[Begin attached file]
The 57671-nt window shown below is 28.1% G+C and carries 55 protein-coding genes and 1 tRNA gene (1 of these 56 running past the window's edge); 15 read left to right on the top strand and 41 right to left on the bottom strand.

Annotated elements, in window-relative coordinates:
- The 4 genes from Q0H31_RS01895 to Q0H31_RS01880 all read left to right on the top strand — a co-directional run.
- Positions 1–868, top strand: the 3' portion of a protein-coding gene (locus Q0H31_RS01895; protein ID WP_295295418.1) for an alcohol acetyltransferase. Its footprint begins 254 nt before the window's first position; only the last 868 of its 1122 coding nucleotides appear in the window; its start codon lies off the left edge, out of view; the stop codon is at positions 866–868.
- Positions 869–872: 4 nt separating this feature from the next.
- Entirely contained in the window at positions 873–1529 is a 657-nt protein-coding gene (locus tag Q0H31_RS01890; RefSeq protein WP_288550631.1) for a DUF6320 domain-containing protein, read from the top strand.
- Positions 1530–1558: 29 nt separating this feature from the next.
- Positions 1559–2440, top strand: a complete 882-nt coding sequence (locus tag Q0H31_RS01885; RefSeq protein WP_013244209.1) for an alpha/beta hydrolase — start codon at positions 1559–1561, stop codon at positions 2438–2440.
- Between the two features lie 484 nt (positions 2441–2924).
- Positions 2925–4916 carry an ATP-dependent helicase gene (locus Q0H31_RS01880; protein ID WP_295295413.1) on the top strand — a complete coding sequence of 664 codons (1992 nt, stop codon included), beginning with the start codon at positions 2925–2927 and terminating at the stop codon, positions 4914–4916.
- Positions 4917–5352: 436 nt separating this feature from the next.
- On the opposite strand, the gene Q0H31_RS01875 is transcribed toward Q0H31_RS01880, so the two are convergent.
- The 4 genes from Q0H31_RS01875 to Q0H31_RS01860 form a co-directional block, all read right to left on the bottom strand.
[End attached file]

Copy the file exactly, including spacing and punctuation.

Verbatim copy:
The 57671-nt window shown below is 28.1% G+C and carries 55 protein-coding genes and 1 tRNA gene (1 of these 56 running past the window's edge); 15 read left to right on the top strand and 41 right to left on the bottom strand.

Annotated elements, in window-relative coordinates:
- The 4 genes from Q0H31_RS01895 to Q0H31_RS01880 all read left to right on the top strand — a co-directional run.
- Positions 1–868, top strand: the 3' portion of a protein-coding gene (locus Q0H31_RS01895; protein ID WP_295295418.1) for an alcohol acetyltransferase. Its footprint begins 254 nt before the window's first position; only the last 868 of its 1122 coding nucleotides appear in the window; its start codon lies off the left edge, out of view; the stop codon is at positions 866–868.
- Positions 869–872: 4 nt separating this feature from the next.
- Entirely contained in the window at positions 873–1529 is a 657-nt protein-coding gene (locus tag Q0H31_RS01890; RefSeq protein WP_288550631.1) for a DUF6320 domain-containing protein, read from the top strand.
- Positions 1530–1558: 29 nt separating this feature from the next.
- Positions 1559–2440, top strand: a complete 882-nt coding sequence (locus tag Q0H31_RS01885; RefSeq protein WP_013244209.1) for an alpha/beta hydrolase — start codon at positions 1559–1561, stop codon at positions 2438–2440.
- Between the two features lie 484 nt (positions 2441–2924).
- Positions 2925–4916 carry an ATP-dependent helicase gene (locus Q0H31_RS01880; protein ID WP_295295413.1) on the top strand — a complete coding sequence of 664 codons (1992 nt, stop codon included), beginning with the start codon at positions 2925–2927 and terminating at the stop codon, positions 4914–4916.
- Positions 4917–5352: 436 nt separating this feature from the next.
- On the opposite strand, the gene Q0H31_RS01875 is transcribed toward Q0H31_RS01880, so the two are convergent.
- The 4 genes from Q0H31_RS01875 to Q0H31_RS01860 form a co-directional block, all read right to left on the bottom strand.